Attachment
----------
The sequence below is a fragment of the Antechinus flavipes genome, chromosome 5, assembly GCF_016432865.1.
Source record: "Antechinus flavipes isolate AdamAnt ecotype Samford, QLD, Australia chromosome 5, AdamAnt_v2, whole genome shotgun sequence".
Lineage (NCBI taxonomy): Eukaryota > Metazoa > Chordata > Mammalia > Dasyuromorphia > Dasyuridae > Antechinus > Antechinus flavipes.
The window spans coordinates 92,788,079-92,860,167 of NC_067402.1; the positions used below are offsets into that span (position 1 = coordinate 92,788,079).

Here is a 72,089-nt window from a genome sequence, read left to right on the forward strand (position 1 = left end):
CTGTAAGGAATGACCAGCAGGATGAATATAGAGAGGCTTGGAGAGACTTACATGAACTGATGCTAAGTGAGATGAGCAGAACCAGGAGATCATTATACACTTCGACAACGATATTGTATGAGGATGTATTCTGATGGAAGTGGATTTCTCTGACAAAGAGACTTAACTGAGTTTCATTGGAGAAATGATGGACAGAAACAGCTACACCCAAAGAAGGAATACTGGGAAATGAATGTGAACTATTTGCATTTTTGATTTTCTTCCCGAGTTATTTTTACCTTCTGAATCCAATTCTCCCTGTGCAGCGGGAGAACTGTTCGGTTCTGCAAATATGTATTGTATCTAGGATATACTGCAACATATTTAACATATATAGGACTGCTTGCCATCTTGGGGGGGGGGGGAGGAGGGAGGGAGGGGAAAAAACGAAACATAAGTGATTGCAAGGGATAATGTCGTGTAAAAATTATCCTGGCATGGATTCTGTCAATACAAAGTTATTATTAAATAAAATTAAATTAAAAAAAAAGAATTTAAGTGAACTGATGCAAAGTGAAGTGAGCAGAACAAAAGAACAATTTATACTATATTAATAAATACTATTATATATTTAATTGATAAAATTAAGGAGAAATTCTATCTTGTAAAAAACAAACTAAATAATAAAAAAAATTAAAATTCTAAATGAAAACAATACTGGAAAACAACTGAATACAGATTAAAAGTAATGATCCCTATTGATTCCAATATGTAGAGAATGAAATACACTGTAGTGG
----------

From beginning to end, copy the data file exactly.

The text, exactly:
The sequence below is a fragment of the Antechinus flavipes genome, chromosome 5, assembly GCF_016432865.1.
Source record: "Antechinus flavipes isolate AdamAnt ecotype Samford, QLD, Australia chromosome 5, AdamAnt_v2, whole genome shotgun sequence".
Lineage (NCBI taxonomy): Eukaryota > Metazoa > Chordata > Mammalia > Dasyuromorphia > Dasyuridae > Antechinus > Antechinus flavipes.
The window spans coordinates 92,788,079-92,860,167 of NC_067402.1; the positions used below are offsets into that span (position 1 = coordinate 92,788,079).

Here is a 72,089-nt window from a genome sequence, read left to right on the forward strand (position 1 = left end):
CTGTAAGGAATGACCAGCAGGATGAATATAGAGAGGCTTGGAGAGACTTACATGAACTGATGCTAAGTGAGATGAGCAGAACCAGGAGATCATTATACACTTCGACAACGATATTGTATGAGGATGTATTCTGATGGAAGTGGATTTCTCTGACAAAGAGACTTAACTGAGTTTCATTGGAGAAATGATGGACAGAAACAGCTACACCCAAAGAAGGAATACTGGGAAATGAATGTGAACTATTTGCATTTTTGATTTTCTTCCCGAGTTATTTTTACCTTCTGAATCCAATTCTCCCTGTGCAGCGGGAGAACTGTTCGGTTCTGCAAATATGTATTGTATCTAGGATATACTGCAACATATTTAACATATATAGGACTGCTTGCCATCTTGGGGGGGGGGGGAGGAGGGAGGGAGGGGAAAAAACGAAACATAAGTGATTGCAAGGGATAATGTCGTGTAAAAATTATCCTGGCATGGATTCTGTCAATACAAAGTTATTATTAAATAAAATTAAATTAAAAAAAAAGAATTTAAGTGAACTGATGCAAAGTGAAGTGAGCAGAACAAAAGAACAATTTATACTATATTAATAAATACTATTATATATTTAATTGATAAAATTAAGGAGAAATTCTATCTTGTAAAAAACAAACTAAATAATAAAAAAAATTAAAATTCTAAATGAAAACAATACTGGAAAACAACTGAATACAGATTAAAAGTAATGATCCCTATTGATTCCAATATGTAGAGAATGAAATACACTGTAGTGG